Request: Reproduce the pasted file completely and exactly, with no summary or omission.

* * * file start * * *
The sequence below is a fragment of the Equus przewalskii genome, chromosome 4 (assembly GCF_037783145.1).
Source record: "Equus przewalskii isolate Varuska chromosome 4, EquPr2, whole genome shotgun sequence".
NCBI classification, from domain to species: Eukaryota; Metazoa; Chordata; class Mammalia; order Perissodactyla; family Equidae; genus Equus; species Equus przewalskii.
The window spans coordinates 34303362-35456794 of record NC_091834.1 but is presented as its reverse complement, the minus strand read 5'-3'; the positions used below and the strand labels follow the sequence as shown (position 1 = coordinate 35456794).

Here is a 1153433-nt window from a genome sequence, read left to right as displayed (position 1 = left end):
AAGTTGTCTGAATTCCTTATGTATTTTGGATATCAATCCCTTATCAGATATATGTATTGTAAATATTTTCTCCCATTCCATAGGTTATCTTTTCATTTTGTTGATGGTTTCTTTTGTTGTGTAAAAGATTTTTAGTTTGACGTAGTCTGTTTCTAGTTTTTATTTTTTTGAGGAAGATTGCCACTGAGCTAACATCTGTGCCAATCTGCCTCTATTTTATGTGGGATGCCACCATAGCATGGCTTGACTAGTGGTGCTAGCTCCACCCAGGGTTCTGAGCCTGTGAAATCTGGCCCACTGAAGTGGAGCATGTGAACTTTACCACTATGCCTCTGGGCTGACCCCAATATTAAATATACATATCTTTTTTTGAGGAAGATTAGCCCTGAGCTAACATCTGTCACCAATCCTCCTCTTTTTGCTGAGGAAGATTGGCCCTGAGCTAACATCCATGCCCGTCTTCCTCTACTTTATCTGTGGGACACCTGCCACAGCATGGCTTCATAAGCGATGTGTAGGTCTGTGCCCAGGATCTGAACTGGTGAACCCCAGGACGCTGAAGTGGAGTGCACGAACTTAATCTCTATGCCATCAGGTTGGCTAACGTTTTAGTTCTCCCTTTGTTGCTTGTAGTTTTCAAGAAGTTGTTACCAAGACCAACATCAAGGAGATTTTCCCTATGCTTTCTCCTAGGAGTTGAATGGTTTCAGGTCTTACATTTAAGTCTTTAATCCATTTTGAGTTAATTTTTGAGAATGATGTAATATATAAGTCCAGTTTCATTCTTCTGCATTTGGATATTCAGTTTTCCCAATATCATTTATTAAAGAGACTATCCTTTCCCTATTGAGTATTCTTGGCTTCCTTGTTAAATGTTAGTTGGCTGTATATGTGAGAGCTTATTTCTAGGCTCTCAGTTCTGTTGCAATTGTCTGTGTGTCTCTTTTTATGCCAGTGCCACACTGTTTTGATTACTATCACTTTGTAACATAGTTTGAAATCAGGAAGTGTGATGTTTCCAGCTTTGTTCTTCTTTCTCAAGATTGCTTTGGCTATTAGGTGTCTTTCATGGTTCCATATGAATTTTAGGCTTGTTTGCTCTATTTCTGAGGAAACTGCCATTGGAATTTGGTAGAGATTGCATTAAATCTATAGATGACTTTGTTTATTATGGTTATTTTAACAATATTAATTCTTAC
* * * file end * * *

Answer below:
The sequence below is a fragment of the Equus przewalskii genome, chromosome 4 (assembly GCF_037783145.1).
Source record: "Equus przewalskii isolate Varuska chromosome 4, EquPr2, whole genome shotgun sequence".
NCBI classification, from domain to species: Eukaryota; Metazoa; Chordata; class Mammalia; order Perissodactyla; family Equidae; genus Equus; species Equus przewalskii.
The window spans coordinates 34303362-35456794 of record NC_091834.1 but is presented as its reverse complement, the minus strand read 5'-3'; the positions used below and the strand labels follow the sequence as shown (position 1 = coordinate 35456794).

Here is a 1153433-nt window from a genome sequence, read left to right as displayed (position 1 = left end):
AAGTTGTCTGAATTCCTTATGTATTTTGGATATCAATCCCTTATCAGATATATGTATTGTAAATATTTTCTCCCATTCCATAGGTTATCTTTTCATTTTGTTGATGGTTTCTTTTGTTGTGTAAAAGATTTTTAGTTTGACGTAGTCTGTTTCTAGTTTTTATTTTTTTGAGGAAGATTGCCACTGAGCTAACATCTGTGCCAATCTGCCTCTATTTTATGTGGGATGCCACCATAGCATGGCTTGACTAGTGGTGCTAGCTCCACCCAGGGTTCTGAGCCTGTGAAATCTGGCCCACTGAAGTGGAGCATGTGAACTTTACCACTATGCCTCTGGGCTGACCCCAATATTAAATATACATATCTTTTTTTGAGGAAGATTAGCCCTGAGCTAACATCTGTCACCAATCCTCCTCTTTTTGCTGAGGAAGATTGGCCCTGAGCTAACATCCATGCCCGTCTTCCTCTACTTTATCTGTGGGACACCTGCCACAGCATGGCTTCATAAGCGATGTGTAGGTCTGTGCCCAGGATCTGAACTGGTGAACCCCAGGACGCTGAAGTGGAGTGCACGAACTTAATCTCTATGCCATCAGGTTGGCTAACGTTTTAGTTCTCCCTTTGTTGCTTGTAGTTTTCAAGAAGTTGTTACCAAGACCAACATCAAGGAGATTTTCCCTATGCTTTCTCCTAGGAGTTGAATGGTTTCAGGTCTTACATTTAAGTCTTTAATCCATTTTGAGTTAATTTTTGAGAATGATGTAATATATAAGTCCAGTTTCATTCTTCTGCATTTGGATATTCAGTTTTCCCAATATCATTTATTAAAGAGACTATCCTTTCCCTATTGAGTATTCTTGGCTTCCTTGTTAAATGTTAGTTGGCTGTATATGTGAGAGCTTATTTCTAGGCTCTCAGTTCTGTTGCAATTGTCTGTGTGTCTCTTTTTATGCCAGTGCCACACTGTTTTGATTACTATCACTTTGTAACATAGTTTGAAATCAGGAAGTGTGATGTTTCCAGCTTTGTTCTTCTTTCTCAAGATTGCTTTGGCTATTAGGTGTCTTTCATGGTTCCATATGAATTTTAGGCTTGTTTGCTCTATTTCTGAGGAAACTGCCATTGGAATTTGGTAGAGATTGCATTAAATCTATAGATGACTTTGTTTATTATGGTTATTTTAACAATATTAATTCTTAC